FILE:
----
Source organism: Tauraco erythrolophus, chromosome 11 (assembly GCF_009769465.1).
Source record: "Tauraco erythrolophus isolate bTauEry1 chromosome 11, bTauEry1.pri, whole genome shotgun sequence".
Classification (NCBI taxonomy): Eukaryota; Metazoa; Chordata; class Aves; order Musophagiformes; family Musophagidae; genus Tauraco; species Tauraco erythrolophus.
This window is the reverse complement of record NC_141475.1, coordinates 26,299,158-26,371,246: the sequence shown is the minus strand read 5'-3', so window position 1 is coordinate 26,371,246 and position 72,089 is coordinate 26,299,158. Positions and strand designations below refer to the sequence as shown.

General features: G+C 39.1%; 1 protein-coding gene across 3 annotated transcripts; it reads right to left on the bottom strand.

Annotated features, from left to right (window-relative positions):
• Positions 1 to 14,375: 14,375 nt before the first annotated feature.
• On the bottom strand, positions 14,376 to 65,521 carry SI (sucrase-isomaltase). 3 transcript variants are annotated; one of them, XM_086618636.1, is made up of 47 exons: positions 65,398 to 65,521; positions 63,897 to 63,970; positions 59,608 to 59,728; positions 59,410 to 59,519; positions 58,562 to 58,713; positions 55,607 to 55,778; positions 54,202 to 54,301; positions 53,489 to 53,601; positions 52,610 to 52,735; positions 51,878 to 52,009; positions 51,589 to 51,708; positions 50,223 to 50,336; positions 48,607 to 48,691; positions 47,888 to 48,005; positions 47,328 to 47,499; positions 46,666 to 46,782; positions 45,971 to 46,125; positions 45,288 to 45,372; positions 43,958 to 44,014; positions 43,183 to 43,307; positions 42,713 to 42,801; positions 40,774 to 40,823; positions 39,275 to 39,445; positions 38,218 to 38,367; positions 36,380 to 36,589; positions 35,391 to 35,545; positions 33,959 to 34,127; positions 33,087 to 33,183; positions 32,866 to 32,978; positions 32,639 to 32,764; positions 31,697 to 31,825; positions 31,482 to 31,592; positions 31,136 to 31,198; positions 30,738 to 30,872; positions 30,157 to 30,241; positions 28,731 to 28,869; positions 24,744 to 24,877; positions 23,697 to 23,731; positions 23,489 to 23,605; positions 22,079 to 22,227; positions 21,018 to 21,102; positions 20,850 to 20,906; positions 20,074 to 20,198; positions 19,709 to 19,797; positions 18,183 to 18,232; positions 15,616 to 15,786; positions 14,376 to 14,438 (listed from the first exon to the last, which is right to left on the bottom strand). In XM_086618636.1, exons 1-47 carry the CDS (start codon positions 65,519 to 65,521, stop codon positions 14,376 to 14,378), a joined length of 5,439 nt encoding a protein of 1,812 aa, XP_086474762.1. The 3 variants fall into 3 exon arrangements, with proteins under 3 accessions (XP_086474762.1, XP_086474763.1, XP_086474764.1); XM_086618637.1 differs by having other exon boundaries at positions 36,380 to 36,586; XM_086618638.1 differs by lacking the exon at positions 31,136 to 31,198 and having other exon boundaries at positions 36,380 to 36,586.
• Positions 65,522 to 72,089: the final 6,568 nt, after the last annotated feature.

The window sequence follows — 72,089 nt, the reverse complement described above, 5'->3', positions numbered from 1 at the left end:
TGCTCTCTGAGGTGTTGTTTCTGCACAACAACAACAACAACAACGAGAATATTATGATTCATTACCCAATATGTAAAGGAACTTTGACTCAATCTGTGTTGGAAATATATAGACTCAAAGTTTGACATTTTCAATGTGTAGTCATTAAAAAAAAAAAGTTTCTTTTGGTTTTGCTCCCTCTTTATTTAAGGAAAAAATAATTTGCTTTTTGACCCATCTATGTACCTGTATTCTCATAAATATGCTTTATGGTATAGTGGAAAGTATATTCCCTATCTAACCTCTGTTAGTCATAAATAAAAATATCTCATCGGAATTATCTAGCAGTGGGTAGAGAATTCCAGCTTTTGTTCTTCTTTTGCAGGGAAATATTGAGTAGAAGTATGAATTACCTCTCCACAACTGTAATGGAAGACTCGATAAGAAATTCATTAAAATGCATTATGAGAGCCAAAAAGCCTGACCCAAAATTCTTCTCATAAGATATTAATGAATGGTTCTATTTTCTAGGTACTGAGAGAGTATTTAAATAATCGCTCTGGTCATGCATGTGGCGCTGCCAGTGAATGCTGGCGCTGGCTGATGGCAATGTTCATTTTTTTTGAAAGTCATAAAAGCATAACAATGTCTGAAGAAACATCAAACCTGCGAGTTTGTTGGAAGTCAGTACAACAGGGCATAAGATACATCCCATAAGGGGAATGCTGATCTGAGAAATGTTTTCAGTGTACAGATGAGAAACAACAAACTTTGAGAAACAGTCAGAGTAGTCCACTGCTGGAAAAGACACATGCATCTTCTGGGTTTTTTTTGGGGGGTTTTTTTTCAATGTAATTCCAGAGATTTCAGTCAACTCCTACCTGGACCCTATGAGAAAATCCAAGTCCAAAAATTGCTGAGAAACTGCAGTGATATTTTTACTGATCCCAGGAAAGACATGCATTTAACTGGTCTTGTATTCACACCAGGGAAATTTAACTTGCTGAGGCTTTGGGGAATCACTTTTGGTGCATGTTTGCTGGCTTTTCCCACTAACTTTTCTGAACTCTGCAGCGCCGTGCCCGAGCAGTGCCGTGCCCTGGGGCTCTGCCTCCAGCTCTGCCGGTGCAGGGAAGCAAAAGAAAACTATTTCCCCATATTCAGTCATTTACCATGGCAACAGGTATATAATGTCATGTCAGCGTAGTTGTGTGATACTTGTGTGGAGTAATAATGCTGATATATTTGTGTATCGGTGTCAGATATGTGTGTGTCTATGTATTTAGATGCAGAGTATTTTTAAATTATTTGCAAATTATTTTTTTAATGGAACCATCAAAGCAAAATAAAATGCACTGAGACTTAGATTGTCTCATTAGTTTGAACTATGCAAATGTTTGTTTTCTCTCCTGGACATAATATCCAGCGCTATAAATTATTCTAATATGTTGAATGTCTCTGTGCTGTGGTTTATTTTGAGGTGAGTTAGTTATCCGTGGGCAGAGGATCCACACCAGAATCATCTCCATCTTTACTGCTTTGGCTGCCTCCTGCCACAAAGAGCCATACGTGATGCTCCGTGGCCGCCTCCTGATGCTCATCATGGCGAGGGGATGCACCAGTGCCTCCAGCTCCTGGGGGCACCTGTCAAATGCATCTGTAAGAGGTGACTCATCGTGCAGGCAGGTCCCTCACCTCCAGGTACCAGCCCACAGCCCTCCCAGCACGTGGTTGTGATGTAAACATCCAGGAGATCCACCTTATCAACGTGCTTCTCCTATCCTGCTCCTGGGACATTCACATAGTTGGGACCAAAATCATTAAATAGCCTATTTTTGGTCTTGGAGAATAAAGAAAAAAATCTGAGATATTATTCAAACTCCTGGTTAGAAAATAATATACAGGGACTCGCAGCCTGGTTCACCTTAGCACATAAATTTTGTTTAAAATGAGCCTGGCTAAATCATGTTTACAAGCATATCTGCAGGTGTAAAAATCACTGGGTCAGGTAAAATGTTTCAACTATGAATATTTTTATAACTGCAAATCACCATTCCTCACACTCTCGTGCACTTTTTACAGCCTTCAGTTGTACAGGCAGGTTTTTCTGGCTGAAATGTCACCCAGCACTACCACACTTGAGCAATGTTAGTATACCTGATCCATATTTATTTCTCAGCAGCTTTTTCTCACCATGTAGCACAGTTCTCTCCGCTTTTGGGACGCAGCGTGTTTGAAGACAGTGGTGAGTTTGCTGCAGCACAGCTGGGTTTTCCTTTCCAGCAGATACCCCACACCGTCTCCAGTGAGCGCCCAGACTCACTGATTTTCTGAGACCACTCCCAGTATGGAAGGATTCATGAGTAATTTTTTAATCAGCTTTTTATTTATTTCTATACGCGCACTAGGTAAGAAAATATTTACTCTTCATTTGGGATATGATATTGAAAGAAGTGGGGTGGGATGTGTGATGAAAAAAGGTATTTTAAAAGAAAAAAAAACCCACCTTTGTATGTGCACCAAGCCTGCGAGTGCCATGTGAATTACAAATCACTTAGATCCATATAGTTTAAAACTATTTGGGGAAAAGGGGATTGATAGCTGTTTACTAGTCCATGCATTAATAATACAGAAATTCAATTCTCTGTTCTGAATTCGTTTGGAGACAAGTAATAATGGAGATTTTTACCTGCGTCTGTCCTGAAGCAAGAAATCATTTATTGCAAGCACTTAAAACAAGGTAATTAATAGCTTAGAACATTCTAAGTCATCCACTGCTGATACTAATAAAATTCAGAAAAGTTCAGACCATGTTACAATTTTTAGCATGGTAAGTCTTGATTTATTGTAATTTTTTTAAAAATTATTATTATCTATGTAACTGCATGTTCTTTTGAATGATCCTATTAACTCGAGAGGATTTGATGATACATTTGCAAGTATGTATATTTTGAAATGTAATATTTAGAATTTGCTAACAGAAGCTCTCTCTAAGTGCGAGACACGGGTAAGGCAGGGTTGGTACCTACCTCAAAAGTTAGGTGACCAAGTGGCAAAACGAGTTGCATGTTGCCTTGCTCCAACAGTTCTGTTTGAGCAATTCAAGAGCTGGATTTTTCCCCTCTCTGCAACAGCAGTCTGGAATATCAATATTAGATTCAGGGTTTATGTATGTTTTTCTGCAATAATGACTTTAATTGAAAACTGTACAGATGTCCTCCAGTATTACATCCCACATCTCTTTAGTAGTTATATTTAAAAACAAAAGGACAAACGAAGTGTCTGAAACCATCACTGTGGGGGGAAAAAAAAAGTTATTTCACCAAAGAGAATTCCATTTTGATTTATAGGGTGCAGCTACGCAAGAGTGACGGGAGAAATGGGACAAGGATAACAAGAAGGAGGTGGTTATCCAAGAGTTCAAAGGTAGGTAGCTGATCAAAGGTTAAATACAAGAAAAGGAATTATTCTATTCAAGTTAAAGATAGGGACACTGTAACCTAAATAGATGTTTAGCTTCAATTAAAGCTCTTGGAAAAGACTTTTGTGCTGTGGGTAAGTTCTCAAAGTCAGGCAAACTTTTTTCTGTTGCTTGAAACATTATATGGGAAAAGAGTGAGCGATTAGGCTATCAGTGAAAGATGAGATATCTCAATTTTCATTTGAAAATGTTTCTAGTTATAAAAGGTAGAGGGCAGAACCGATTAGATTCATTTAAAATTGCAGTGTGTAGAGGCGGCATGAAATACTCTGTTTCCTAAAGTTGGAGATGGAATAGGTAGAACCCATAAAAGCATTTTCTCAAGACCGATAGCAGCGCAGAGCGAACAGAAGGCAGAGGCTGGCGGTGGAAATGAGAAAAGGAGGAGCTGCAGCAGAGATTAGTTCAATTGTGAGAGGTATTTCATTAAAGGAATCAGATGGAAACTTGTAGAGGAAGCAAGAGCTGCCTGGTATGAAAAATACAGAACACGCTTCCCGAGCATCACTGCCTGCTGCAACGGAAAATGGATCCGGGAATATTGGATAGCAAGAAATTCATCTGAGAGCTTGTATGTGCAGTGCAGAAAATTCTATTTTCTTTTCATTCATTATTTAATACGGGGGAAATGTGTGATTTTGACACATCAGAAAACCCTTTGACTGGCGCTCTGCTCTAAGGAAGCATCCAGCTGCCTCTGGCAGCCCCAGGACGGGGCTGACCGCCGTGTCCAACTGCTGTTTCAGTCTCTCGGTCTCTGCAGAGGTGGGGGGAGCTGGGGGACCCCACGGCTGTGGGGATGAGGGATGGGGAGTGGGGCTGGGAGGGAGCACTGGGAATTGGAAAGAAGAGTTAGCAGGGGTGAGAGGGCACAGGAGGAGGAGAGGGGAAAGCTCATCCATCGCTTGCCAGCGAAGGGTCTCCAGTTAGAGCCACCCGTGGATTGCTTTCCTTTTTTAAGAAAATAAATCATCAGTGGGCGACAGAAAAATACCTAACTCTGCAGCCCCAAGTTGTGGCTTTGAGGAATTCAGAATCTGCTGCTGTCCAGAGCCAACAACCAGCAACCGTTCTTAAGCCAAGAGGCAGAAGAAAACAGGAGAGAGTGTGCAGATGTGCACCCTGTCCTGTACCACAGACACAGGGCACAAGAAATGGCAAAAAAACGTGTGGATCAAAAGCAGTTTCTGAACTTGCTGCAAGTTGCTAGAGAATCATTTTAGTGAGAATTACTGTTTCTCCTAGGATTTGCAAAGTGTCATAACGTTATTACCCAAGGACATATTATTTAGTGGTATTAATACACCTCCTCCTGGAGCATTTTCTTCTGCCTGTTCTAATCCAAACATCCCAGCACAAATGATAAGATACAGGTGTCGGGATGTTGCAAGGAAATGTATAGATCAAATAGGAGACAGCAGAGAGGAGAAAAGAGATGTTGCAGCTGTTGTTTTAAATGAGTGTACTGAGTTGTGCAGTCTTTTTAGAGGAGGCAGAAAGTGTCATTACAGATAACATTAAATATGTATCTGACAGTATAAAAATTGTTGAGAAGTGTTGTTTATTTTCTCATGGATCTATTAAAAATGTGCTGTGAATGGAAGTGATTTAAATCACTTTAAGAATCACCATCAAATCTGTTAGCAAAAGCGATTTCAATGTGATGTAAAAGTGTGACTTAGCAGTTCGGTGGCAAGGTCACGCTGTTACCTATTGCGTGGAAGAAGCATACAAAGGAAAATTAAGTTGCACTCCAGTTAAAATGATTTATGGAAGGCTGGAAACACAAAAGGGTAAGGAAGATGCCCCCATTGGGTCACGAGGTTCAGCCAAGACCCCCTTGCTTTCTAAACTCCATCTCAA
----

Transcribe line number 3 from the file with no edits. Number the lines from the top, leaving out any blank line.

Classification (NCBI taxonomy): Eukaryota; Metazoa; Chordata; class Aves; order Musophagiformes; family Musophagidae; genus Tauraco; species Tauraco erythrolophus.